Egypt is leading an initiative to recycle 50 per cent of Africa’s waste by 2050, a large increase from an estimated 10 per cent at present.
The 50by2050 initiative will be introduced in conjunction with Cop27, the UN climate summit set to take place in Sharm El Sheikh, in November.
Egypt’s Ministry of Environment has teamed up with global management consultancy Roland Berger to bring public and private partners together for the monumental task.
Organisers say it is the first time in Cop history that a holistic coalition will be launched to address waste challenges and reduce the sector's climate change impact.
Hani Tohme, Roland Berger senior partner and head of sustainability in the Middle East and North Africa region, told The National that waste had never been a topic at Cop, "even though they talk about climate action and climate change and emissions”.
“We wanted to put waste on the table,” he said.
Switching to renewable energy would address only 55 per cent of global emissions, while adopting the principles of the circular economy by eliminating waste and pollution would tackle the remaining 45 per cent, he said, quoting the Ellen MacArthur Foundation.
Cop27 provides the right opportunity to address the waste issue because Egypt is “among the biggest in the region, when it comes to the size of the population, the GDP and how much waste is being produced” and it is “considered key” to the African continent, said Mr Tohme.
How bad is the waste problem?
The world generates more than 2 billion tonnes of municipal solid waste annually and that number is expected to grow to 3.4 billion tonnes by 2050, a 2018 World Bank report said. At least a third of global waste is not managed in an environmentally safe manner.
The World Bank projects that, by 2050, the Middle East and North Africa will produce 255 million tonnes of waste and Sub-Saharan Africa will produce 516 million tonnes. In those regions, more than half of waste is openly dumped.
“[This initiative] is 50 per cent recycling in Africa by 2050. But in reality if Africa reaches 50 per cent, the whole world reaches 50 per cent,” said Mr Tohme.
What will 50by2050 do?
So far, two rounds of online meetings in July and August have been held and a third will take place on Tuesday.
More than 45 public entities have committed to taking part in the initiative after the first meeting and 60 private sector partners after the second. The final list will be announced at Cop27.
“It is important to have partners in all African countries, but I have to say that without the private sector, it will not reach the success desired,” Minister of Environment Yasmine Fouad said after the August meeting.
The private sector can contribute in many ways, such as by using waste to generate energy and biogas, she said.
In June, Egypt’s Suez Canal Economic Zone signed an agreement with US company H2 Industries to build a $4bn waste-to-hydrogen plant in East Port Said.
Ms Fouad emphasised the importance of sustainable finance. While funding is often one of the main challenges with such initiatives, it can also be seen as an opportunity for businesses.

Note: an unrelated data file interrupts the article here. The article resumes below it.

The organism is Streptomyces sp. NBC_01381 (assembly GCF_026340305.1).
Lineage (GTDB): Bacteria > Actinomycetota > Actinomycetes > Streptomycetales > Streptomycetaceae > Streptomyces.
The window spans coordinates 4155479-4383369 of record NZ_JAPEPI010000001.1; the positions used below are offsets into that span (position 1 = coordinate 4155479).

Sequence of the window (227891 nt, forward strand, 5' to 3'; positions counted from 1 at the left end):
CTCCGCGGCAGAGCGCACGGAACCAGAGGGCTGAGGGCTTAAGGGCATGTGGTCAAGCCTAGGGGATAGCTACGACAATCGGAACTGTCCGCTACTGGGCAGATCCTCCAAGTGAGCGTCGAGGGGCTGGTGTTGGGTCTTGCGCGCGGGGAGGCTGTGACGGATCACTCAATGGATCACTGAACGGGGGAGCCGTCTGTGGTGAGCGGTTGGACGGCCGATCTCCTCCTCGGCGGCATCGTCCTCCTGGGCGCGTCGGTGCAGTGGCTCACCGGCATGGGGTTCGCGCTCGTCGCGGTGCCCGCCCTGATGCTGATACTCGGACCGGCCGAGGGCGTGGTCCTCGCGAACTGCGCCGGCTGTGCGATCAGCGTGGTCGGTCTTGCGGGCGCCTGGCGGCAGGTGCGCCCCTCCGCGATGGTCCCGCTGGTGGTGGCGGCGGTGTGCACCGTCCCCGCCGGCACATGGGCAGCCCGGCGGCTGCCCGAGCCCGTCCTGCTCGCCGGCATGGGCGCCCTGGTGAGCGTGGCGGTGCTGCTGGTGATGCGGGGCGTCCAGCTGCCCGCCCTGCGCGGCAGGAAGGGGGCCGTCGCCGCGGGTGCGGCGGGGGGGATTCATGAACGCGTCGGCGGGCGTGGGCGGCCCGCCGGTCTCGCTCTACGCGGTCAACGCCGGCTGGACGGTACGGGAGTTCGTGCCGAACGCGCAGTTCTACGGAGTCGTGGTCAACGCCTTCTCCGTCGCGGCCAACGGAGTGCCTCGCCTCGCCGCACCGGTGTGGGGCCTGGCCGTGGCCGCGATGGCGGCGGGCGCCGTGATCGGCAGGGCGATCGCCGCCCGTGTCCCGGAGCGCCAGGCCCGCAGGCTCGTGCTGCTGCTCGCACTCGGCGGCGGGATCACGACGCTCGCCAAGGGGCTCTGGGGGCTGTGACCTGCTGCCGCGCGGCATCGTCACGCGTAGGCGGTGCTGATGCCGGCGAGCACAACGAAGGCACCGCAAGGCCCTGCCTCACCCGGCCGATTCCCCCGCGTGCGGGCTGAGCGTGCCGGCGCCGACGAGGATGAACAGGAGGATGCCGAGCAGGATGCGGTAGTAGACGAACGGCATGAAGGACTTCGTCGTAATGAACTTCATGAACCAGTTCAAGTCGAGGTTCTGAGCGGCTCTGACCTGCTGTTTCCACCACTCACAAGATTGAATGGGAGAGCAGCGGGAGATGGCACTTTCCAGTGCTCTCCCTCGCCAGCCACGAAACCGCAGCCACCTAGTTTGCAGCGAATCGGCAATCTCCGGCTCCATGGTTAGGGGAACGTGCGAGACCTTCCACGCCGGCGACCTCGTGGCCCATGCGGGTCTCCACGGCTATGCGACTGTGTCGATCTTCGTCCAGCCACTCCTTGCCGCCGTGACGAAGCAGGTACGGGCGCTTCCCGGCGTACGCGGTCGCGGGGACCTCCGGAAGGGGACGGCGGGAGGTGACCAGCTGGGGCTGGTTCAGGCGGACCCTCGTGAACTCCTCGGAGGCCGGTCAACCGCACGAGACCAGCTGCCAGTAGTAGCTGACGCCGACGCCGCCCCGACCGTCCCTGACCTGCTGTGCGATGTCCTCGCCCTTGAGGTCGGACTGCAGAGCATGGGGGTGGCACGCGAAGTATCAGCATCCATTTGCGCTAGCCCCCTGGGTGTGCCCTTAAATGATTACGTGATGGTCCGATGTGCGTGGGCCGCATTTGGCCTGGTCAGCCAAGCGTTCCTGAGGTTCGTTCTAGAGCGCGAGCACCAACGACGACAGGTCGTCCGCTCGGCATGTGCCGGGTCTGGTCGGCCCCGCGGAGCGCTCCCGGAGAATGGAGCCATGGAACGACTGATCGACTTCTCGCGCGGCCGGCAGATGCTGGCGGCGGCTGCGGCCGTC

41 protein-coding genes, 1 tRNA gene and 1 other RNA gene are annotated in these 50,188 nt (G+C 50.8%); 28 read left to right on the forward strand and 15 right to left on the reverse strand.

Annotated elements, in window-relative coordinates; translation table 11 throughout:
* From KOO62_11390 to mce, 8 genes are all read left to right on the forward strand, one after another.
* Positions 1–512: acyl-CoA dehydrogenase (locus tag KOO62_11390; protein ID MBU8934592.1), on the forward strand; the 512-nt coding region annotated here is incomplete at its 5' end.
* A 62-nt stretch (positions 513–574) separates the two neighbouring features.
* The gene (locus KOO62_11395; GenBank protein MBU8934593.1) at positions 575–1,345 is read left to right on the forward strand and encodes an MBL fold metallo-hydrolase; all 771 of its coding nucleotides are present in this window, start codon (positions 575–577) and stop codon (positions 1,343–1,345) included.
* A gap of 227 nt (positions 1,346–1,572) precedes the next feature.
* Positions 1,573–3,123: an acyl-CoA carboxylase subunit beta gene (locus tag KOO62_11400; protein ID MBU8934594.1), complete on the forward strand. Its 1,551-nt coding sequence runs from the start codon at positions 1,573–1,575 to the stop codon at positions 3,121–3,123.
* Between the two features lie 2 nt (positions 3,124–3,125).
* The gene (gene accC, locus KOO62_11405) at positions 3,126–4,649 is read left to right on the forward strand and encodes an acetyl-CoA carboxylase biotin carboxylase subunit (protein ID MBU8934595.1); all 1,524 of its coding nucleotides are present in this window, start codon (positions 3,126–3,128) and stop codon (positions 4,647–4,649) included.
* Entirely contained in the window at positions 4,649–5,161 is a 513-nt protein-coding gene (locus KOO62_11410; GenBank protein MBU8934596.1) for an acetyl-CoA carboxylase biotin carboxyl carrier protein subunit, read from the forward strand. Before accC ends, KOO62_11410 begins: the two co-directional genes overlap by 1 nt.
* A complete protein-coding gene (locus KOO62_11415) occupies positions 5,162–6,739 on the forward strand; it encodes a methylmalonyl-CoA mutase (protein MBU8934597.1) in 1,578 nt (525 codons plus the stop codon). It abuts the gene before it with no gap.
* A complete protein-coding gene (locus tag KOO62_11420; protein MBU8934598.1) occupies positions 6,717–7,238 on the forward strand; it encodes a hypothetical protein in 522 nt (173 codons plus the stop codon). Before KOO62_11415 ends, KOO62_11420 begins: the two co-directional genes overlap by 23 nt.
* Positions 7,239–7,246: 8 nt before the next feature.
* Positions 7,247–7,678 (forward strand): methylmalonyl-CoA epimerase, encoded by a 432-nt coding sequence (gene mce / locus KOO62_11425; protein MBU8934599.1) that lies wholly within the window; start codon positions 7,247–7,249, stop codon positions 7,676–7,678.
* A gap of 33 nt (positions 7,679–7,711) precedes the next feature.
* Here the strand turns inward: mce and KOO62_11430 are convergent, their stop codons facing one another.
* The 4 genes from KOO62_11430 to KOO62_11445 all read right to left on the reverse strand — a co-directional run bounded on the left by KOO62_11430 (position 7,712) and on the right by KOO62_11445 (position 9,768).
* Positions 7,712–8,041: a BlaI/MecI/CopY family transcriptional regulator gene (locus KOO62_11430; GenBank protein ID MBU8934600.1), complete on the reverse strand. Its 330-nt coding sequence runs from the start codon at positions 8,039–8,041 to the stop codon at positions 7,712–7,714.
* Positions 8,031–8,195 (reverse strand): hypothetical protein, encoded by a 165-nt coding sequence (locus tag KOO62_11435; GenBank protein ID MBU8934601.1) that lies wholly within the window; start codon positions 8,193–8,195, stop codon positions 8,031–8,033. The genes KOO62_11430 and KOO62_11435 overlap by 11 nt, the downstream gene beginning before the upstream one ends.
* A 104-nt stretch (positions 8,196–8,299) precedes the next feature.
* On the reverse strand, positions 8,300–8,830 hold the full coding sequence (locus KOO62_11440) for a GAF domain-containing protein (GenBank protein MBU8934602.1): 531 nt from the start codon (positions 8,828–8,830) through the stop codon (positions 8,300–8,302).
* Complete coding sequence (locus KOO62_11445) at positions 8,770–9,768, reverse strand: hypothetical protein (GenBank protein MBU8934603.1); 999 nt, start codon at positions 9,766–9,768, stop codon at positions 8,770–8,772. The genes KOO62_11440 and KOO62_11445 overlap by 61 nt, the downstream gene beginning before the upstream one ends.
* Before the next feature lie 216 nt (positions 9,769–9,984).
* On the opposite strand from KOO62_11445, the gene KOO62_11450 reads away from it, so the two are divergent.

It is estimated that the value of recyclables that could have been recovered in Africa in 2014 was $8bn, growing to $60bn in 2050.
“This is an industry by itself,” Mr Tohme said. “Through this initiative, we’re going to link those who want to fund with those who want to be funded.”
Beyond good business, it makes environmental sense for the larger community, he said.
“I don’t think there is a boundary. My climate is bad because your climate is bad. And if by solving your problem, I solve mine, why not let me solve your problem?” Mr Tohme said.
The aim of 50by2050 is to “join forces with existing projects and propose scalable solutions to upgrade the African waste ecosystem”, said Nagwa El Karawy, senior waste management adviser to the Environment Ministry, in a LinkedIn post.
It intends to “catalyse greater investment and effort” and “address rapidly the rooted challenges by increasing treatment and recycling capacities, setting the necessary level of policy-making and raising global awareness”, she said.
That means shifting from informal and scavenging markets and building the right infrastructure, such as material-recovering centres, composting plants and waste-to-energy factories.
The Egyptian neighbourhood recycling vast amounts of rubbish — in pictures
Mr Tohme pointed to some positive examples of change on a country level that could be replicated elsewhere.
Kenya issued Extended Producer Responsibility (EPR) regulations last year, whereby a producer’s responsibility for a product is extended to the post-consumer stage. Tunisia’s waste management agency is tackling open dumping and regulating the use of landfills. Several African countries have banned the use of plastic bags.
Is the goal achievable?
Reaching the 50 per cent mark by 2050 is not easy, but it is an achievable target, Mr Tohme said.
The African Union had called on the continent's cities to commit to recycling at least 50 per cent of the urban waste they generate by 2023. Perhaps a 28-year time frame is a more realistic goal.
Some countries globally, such as Germany, have reached 95 per cent recycling. A few Gulf countries have set aggressive targets, such as 85 per cent by 2030 in Saudi Arabia.
Africa is much further behind as it “doesn’t have the right funds, doesn’t have the right master planning and is not yet thinking about waste as a priority”, Mr Tohme said.
“Cop27 should be seen as the start and not the end,” he said. “Every Cop will be the time to look back and say: did you actually do it? And look forward and say: this is how you should do it better.”